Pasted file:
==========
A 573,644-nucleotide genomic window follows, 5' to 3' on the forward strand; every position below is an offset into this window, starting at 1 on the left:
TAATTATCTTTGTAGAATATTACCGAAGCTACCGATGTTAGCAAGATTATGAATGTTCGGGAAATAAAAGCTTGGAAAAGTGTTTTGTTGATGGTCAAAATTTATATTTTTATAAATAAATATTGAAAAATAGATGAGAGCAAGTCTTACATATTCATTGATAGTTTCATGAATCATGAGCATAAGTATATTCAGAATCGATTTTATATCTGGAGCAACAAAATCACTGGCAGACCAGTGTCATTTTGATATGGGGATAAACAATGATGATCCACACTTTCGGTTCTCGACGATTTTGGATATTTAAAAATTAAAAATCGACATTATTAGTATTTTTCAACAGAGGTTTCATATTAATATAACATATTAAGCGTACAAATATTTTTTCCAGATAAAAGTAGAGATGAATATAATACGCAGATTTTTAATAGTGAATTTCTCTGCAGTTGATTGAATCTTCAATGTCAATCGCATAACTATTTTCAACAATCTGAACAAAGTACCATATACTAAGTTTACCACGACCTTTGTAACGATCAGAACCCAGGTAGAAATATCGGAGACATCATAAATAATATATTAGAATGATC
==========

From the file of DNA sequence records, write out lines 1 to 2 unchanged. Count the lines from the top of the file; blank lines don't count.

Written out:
A 573,644-nucleotide genomic window follows, 5' to 3' on the forward strand; every position below is an offset into this window, starting at 1 on the left:
TAATTATCTTTGTAGAATATTACCGAAGCTACCGATGTTAGCAAGATTATGAATGTTCGGGAAATAAAAGCTTGGAAAAGTGTTTTGTTGATGGTCAAAATTTATATTTTTATAAATAAATATTGAAAAATAGATGAGAGCAAGTCTTACATATTCATTGATAGTTTCATGAATCATGAGCATAAGTATATTCAGAATCGATTTTATATCTGGAGCAACAAAATCACTGGCAGACCAGTGTCATTTTGATATGGGGATAAACAATGATGATCCACACTTTCGGTTCTCGACGATTTTGGATATTTAAAAATTAAAAATCGACATTATTAGTATTTTTCAACAGAGGTTTCATATTAATATAACATATTAAGCGTACAAATATTTTTTCCAGATAAAAGTAGAGATGAATATAATACGCAGATTTTTAATAGTGAATTTCTCTGCAGTTGATTGAATCTTCAATGTCAATCGCATAACTATTTTCAACAATCTGAACAAAGTACCATATACTAAGTTTACCACGACCTTTGTAACGATCAGAACCCAGGTAGAAATATCGGAGACATCATAAATAATATATTAGAATGATC